“What’s that?”

“Where the dead people are listed, stupid!”

I wasn’t really liking my chances much, and then it happened; he was finally home.

My Dad was later than usual that day, so I got a brief reprieve because dinner was ready. The silence at the dinner table that night was palpable until my Dad said, “OK, what’s going on?”

All eyes were on my Mom as she told the story of my crimes, my sister suppressing her laughter as best she could.

My father, though stern in matters of enforcement, was a fair judge, so he said, “he made what where is it now? Let’s see it.”

When my Mom retrieved the finished soufflé, my sister gasped and then, unable to hold back her laughter, got up from the table saying, “Oh my God, you really ARE dead!”

My father, ignoring my sister’s outburst, looked at the soufflé and said, “Well, let’s see if it’s any good.” At this, I couldn’t help but notice that my mother gave him The Look.

The taste test: “Dang, that’s pretty good son, and you made this from that other pumpkin? How did you know how to do that?”

Fully realizing that my very life was hanging in the balance, I tried an unusual tactic, and told the whole truth: “I read it in Mom’s cook book, Dad.”

“And what made you decide to make Pumpkin Soufflé’ of all things?”

“Well, we had all the stuff, and the only word I didn’t know was soufflé, but that wasn’t in the directions.” Now it was my Dad who seemed to be trying not to laugh, but there was smoke coming from my mother’s ears.

“How did you manage to actually have it turn out right?” There was a hint of a smile on his face, as he seemed to struggle more and more not to laugh.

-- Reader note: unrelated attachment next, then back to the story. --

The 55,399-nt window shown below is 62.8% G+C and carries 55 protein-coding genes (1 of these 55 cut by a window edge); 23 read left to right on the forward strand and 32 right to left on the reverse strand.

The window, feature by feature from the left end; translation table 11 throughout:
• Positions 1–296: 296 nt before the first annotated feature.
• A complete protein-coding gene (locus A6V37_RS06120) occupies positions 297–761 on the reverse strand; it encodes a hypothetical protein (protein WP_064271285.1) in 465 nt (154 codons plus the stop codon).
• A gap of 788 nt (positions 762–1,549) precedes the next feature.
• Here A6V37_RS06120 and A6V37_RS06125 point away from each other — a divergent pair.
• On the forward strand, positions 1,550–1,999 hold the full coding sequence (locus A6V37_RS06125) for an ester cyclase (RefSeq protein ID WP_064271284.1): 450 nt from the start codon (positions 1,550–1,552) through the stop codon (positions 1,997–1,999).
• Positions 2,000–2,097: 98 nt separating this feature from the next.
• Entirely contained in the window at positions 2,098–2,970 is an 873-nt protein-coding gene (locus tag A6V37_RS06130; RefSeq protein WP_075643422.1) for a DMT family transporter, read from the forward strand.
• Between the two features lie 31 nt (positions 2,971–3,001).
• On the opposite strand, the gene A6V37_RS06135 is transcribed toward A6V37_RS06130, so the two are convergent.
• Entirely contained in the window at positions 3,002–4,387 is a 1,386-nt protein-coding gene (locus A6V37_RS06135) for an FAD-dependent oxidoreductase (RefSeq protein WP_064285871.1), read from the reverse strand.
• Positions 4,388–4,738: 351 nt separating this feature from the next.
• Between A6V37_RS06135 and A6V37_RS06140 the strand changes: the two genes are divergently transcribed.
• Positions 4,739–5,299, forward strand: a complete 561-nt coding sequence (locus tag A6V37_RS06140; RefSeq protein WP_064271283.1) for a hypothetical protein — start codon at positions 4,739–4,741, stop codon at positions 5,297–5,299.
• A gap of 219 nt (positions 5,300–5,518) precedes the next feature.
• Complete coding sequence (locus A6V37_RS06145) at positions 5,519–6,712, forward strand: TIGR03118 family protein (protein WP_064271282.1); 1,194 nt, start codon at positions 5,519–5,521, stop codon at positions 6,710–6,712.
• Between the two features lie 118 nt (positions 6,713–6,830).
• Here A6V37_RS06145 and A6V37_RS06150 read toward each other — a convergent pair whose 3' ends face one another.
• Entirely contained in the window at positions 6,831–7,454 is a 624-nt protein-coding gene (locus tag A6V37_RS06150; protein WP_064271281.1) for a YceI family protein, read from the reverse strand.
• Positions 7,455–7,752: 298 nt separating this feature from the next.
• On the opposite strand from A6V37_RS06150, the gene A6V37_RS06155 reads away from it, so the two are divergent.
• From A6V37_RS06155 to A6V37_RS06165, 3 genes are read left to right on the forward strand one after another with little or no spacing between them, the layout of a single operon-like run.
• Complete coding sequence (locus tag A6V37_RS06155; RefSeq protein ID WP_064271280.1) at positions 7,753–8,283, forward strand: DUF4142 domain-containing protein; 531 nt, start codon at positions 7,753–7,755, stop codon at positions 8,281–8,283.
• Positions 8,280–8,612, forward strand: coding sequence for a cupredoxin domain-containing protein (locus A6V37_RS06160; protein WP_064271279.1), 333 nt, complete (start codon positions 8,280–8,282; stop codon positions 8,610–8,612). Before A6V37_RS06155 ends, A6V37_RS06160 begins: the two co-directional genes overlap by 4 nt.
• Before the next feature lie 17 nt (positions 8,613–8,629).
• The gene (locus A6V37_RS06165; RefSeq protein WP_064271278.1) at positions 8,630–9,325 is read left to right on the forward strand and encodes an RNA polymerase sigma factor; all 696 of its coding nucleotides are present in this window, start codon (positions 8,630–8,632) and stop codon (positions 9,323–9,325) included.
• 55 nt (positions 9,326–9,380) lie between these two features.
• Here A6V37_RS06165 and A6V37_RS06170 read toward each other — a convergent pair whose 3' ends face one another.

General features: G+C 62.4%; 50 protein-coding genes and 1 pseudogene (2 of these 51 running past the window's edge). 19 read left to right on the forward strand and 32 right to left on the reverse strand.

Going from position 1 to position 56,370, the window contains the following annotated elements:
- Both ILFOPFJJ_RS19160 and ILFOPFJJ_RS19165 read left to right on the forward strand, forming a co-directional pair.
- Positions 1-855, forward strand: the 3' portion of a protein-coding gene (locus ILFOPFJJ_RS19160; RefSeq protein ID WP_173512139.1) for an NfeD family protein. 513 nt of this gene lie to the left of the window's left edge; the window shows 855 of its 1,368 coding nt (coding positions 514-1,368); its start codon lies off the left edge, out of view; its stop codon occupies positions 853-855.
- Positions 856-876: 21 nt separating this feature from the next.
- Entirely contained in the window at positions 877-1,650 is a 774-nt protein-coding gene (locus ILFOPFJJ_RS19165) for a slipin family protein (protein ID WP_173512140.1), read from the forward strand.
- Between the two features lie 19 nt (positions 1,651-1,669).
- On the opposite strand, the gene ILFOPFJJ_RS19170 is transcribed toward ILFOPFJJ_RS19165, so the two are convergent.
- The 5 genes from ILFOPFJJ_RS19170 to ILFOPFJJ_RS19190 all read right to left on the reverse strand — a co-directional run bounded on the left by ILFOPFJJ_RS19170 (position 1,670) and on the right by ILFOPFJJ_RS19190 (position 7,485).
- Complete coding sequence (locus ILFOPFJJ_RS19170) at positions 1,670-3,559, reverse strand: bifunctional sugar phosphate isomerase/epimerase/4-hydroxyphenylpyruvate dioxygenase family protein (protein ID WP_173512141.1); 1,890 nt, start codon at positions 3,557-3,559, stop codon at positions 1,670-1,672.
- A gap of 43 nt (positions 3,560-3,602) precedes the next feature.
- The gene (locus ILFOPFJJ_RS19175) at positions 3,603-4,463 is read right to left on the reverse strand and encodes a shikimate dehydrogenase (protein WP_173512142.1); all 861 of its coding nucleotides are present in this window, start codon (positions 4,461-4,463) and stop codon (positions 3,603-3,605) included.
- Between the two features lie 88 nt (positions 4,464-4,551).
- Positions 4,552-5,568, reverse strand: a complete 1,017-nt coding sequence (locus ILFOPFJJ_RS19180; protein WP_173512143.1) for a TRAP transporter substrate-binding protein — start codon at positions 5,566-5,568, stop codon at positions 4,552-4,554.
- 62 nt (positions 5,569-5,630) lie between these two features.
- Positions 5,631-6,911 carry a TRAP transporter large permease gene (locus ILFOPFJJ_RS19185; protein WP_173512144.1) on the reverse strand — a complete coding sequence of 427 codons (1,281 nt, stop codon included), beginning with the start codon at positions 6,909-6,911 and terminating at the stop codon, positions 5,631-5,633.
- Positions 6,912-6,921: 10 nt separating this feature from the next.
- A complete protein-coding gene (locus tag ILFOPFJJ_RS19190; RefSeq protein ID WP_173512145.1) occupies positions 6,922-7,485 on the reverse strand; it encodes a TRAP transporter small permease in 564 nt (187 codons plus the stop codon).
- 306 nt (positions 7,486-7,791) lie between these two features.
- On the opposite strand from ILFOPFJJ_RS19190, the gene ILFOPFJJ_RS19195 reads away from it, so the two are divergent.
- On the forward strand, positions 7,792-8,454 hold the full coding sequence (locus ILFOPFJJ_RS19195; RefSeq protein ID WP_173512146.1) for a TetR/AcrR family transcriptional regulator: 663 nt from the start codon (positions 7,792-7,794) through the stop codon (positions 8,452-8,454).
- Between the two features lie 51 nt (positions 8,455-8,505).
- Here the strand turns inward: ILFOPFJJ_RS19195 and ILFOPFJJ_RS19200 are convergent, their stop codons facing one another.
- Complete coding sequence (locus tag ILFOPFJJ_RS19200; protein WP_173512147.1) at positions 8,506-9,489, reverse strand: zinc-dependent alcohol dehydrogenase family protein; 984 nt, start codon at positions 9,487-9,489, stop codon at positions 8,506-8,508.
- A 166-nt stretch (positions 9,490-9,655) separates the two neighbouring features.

At this point, I made a crucial error, for I kept to my unusual tactic of telling the whole truth: “Well Dad, it’s just like making model airplanes; if you do exactly what the directions say, everything turns out just fine.” At that, my father could suppress his laughter no more, in fact, he actually pounded the table, he was laughing so hard. My Mom decided that she had other matters to attend to and left the room.

That’s when my sister burst back into the room: “Mom can’t make a soufflé, you idiot, they’re really hard.”

“Oh, well if I had known they were hard, I wouldn’t have made one.”

More laughter from my Dad; things banging in the next room.

My Dad handed down his ruling: I was never to do that again, I would be cleaning that kitchen, getting every single bit of pumpkin guts off the counters and floors, and I was never again to cook anything without permission… and I would pay for another pumpkin. Then he got up from the table, and with a smile and a wink, he gave me an “atta boy” pat on the back, and went into the other room to make peace with my Mom.

I was up well past my bedtime that night, scrubbing the kitchen like it had never been scrubbed before under the watchful eye of my mother. I didn’t even mind all that work; I had managed to escape the noose, hadn’t I? Within a few months, I was cooking dinners when my Mom had other things to attend to… and I have never tried a soufflé again; I hear they are way too hard!

So what does this have to do with next week’s Thanksgiving meal?

Well nothing, except that I’ve gotten in Big Trouble before in the kitchen and lived to tell the story, this shouldn’t be any big deal.

You might be wondering why I’m telling you all of this; a fair question, to be sure. You see, I’ve had another crazy idea; I thought I would post about the dinner preparations, the food, the recipes, and how it all goes… of course “richly Illustrated” with original photos.

Yeah, I know this isn’t that kind of a blog, but a little change of pace never hurt anybody. Come along for the ride, have a few laughs, and maybe we’ll see something of love, family and giving thanks along the way!

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About Don Merritt